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Did The Tribe Win Last Night? | October 28, 2016

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1995 Game Recap: Tribe Comes Back on Record-Setting Day for Mesa—Indians 8, Brewers 5

1995 Game Recap: Tribe Comes Back on Record-Setting Day for Mesa—Indians 8, Brewers 5

| On 20, Aug 2015

Throughout the 2015 season, Did the Tribe Win Last Night will take a look back at the 1995 Cleveland Indians for the 20th anniversary of their fourth pennant winning season. Included will be historic game recaps, headlining stories and a ranking of the team’s most influential players that truly made 1995 The Greatest Summer Ever. Today looks back August 20, 1995.

Voltaire, the French Enlightenment Philosopher, once said, “Perfection is attained by slow degrees; it requires the hand of time.”

For Tribe closer Jose Mesa, the amount of time to achieve a perfection record just happened to be 37 save opportunities.

Mesa broke the Major League record for consecutive saves to start a season by recording his 37th save in 37 tries as the Indians came from behind to defeat the Milwaukee Brewers 8-5 on Sunday afternoon. The previous record of 36 was set by Oakland closer Dennis Eckersley during his Cy Young and MVP season of 1992, a former starting pitcher who broke the record during his fifth full season as the Athletics stopper. Mesa—another former starting pitcher—bested Eck in his first season at the back end of the bullpen. On Sunday afternoon, however, the opportunity to get a save seemed very bleak until late.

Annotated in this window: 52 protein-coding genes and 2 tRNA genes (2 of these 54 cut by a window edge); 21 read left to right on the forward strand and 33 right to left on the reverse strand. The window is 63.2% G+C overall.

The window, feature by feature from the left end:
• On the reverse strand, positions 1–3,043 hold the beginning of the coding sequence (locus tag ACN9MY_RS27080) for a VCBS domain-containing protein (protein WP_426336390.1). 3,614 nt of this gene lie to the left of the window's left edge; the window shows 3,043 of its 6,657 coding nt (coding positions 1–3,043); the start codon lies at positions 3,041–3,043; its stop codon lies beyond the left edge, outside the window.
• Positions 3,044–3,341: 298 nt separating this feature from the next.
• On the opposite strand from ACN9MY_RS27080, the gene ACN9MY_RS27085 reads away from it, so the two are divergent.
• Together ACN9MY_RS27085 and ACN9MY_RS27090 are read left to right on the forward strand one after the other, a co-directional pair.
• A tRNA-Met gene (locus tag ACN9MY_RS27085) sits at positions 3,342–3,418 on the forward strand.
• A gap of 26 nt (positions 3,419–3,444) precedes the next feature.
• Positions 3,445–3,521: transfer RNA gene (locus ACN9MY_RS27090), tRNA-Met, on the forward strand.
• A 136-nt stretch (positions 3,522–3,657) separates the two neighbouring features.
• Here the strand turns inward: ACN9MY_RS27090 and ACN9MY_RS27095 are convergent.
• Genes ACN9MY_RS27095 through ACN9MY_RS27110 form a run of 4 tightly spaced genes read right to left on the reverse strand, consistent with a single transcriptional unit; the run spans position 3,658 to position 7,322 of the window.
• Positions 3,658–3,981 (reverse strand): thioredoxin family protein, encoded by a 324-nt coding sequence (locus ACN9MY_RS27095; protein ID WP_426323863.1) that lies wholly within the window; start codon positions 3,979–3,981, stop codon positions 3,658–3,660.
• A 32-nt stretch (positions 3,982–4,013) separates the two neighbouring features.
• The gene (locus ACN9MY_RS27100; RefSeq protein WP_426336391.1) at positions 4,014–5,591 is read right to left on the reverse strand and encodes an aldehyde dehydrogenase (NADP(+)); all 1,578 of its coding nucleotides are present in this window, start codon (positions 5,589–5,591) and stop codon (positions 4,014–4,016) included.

Tribe starter Charles Nagy struggled early and allowed Milwaukee to grab a 5-3 lead by the time he exited the ballgame in the sixth inning. Kevin Seitzer and BJ Surhoff provided most of the damage for the Brewers, as the two hitters combined for five hits and two doubles off of the Tribe starter.

The Indians offense kept the game close thanks to Albert Belle, who clubbed a two-run homerun in the bottom of the first inning. The Tribe’s cleanup hitter has been on fire for the past month, as the blast was Belle’s 28th of the season and 14th since the All-Star break, equaling the total he hit in the entire first half of the season. Belle has now hit at least 28 homeruns in each of his first five full seasons in the Major Leagues. In addition to Belle’s blast, Manny Ramirez also chipped in his 28th homerun of the season to lead off the second inning.

After Ramirez’s blast, the Indians offense went stagnant against rookie knuckleballer Steve Sparks, who took a 5-3 lead into the bottom of the eighth inning. The Indians mighty bats then caught fire and were kick-started by a leadoff triple and some lucky baserunning from the American League’s top hitter.

Carlos Baerga smoked Sparks’ 2-1 pitch over the head of centerfielder David Hulse for his league-leading 143rd hit. Belle followed by smoking a grounder to shortstop and Baerga broke to the plate. Jose Valentin’s throw came home, and Baerga seemed dead in the water as he skidded to a stop about 70 feet down the baseline and then sprinted back toward third. Fortunately, Valentin’s throw to the plate was off line and by the time catcher Joe Oliver’s throw back to the hot corner had reached the bag, Baerga had flopped in safely to put runners at first and third with nobody out.